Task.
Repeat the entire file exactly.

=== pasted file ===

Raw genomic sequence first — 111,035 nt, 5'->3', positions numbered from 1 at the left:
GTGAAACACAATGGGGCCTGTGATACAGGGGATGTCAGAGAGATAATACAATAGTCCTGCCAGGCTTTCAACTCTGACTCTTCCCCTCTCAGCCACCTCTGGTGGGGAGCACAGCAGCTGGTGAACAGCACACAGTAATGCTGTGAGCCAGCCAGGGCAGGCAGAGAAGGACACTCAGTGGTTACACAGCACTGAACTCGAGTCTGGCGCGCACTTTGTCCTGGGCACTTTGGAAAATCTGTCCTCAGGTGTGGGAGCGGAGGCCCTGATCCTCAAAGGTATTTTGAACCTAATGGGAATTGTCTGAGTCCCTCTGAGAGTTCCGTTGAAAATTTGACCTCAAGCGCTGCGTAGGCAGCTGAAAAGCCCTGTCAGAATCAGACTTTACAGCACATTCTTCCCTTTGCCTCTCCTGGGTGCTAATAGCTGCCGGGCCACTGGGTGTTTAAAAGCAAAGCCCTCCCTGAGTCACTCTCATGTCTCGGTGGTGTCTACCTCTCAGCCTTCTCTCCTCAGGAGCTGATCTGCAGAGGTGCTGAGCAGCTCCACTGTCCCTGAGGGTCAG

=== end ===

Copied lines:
Raw genomic sequence first — 111,035 nt, 5'->3', positions numbered from 1 at the left:
GTGAAACACAATGGGGCCTGTGATACAGGGGATGTCAGAGAGATAATACAATAGTCCTGCCAGGCTTTCAACTCTGACTCTTCCCCTCTCAGCCACCTCTGGTGGGGAGCACAGCAGCTGGTGAACAGCACACAGTAATGCTGTGAGCCAGCCAGGGCAGGCAGAGAAGGACACTCAGTGGTTACACAGCACTGAACTCGAGTCTGGCGCGCACTTTGTCCTGGGCACTTTGGAAAATCTGTCCTCAGGTGTGGGAGCGGAGGCCCTGATCCTCAAAGGTATTTTGAACCTAATGGGAATTGTCTGAGTCCCTCTGAGAGTTCCGTTGAAAATTTGACCTCAAGCGCTGCGTAGGCAGCTGAAAAGCCCTGTCAGAATCAGACTTTACAGCACATTCTTCCCTTTGCCTCTCCTGGGTGCTAATAGCTGCCGGGCCACTGGGTGTTTAAAAGCAAAGCCCTCCCTGAGTCACTCTCATGTCTCGGTGGTGTCTACCTCTCAGCCTTCTCTCCTCAGGAGCTGATCTGCAGAGGTGCTGAGCAGCTCCACTGTCCCTGAGGGTCAG